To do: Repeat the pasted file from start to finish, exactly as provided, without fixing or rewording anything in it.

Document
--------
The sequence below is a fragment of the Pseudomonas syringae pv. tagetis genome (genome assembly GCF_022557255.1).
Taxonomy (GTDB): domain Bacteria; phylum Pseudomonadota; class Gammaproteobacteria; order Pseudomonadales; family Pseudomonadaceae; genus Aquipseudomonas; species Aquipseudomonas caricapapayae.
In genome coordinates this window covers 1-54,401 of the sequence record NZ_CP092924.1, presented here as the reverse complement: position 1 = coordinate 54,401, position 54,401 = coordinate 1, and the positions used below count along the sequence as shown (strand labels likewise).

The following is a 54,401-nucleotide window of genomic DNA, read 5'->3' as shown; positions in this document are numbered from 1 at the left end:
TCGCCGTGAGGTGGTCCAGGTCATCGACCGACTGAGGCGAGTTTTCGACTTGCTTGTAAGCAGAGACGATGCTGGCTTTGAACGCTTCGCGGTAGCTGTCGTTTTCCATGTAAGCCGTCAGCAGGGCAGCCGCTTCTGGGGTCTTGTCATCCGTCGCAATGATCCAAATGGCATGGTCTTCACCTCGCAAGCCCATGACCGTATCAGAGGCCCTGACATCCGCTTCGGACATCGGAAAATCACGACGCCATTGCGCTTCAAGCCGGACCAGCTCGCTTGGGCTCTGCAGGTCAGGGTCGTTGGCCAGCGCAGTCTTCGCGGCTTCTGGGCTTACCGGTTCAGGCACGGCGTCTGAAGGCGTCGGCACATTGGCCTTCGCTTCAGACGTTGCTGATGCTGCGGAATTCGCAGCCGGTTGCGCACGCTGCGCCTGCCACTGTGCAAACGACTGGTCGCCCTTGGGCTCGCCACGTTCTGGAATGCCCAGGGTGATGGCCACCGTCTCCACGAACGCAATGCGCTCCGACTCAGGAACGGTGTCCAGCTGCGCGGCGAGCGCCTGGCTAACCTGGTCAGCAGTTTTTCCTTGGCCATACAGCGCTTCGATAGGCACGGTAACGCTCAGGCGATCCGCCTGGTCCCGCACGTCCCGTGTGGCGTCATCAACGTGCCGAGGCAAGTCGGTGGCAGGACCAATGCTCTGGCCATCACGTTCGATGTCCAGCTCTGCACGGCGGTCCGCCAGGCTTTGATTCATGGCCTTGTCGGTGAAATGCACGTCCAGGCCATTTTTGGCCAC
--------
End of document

The sequence below is a fragment of the Pseudomonas syringae pv. tagetis genome (genome assembly GCF_022557255.1).
Taxonomy (GTDB): domain Bacteria; phylum Pseudomonadota; class Gammaproteobacteria; order Pseudomonadales; family Pseudomonadaceae; genus Aquipseudomonas; species Aquipseudomonas caricapapayae.
In genome coordinates this window covers 1-54,401 of the sequence record NZ_CP092924.1, presented here as the reverse complement: position 1 = coordinate 54,401, position 54,401 = coordinate 1, and the positions used below count along the sequence as shown (strand labels likewise).

The following is a 54,401-nucleotide window of genomic DNA, read 5'->3' as shown; positions in this document are numbered from 1 at the left end:
TCGCCGTGAGGTGGTCCAGGTCATCGACCGACTGAGGCGAGTTTTCGACTTGCTTGTAAGCAGAGACGATGCTGGCTTTGAACGCTTCGCGGTAGCTGTCGTTTTCCATGTAAGCCGTCAGCAGGGCAGCCGCTTCTGGGGTCTTGTCATCCGTCGCAATGATCCAAATGGCATGGTCTTCACCTCGCAAGCCCATGACCGTATCAGAGGCCCTGACATCCGCTTCGGACATCGGAAAATCACGACGCCATTGCGCTTCAAGCCGGACCAGCTCGCTTGGGCTCTGCAGGTCAGGGTCGTTGGCCAGCGCAGTCTTCGCGGCTTCTGGGCTTACCGGTTCAGGCACGGCGTCTGAAGGCGTCGGCACATTGGCCTTCGCTTCAGACGTTGCTGATGCTGCGGAATTCGCAGCCGGTTGCGCACGCTGCGCCTGCCACTGTGCAAACGACTGGTCGCCCTTGGGCTCGCCACGTTCTGGAATGCCCAGGGTGATGGCCACCGTCTCCACGAACGCAATGCGCTCCGACTCAGGAACGGTGTCCAGCTGCGCGGCGAGCGCCTGGCTAACCTGGTCAGCAGTTTTTCCTTGGCCATACAGCGCTTCGATAGGCACGGTAACGCTCAGGCGATCCGCCTGGTCCCGCACGTCCCGTGTGGCGTCATCAACGTGCCGAGGCAAGTCGGTGGCAGGACCAATGCTCTGGCCATCACGTTCGATGTCCAGCTCTGCACGGCGGTCCGCCAGGCTTTGATTCATGGCCTTGTCGGTGAAATGCACGTCCAGGCCATTTTTGGCCAC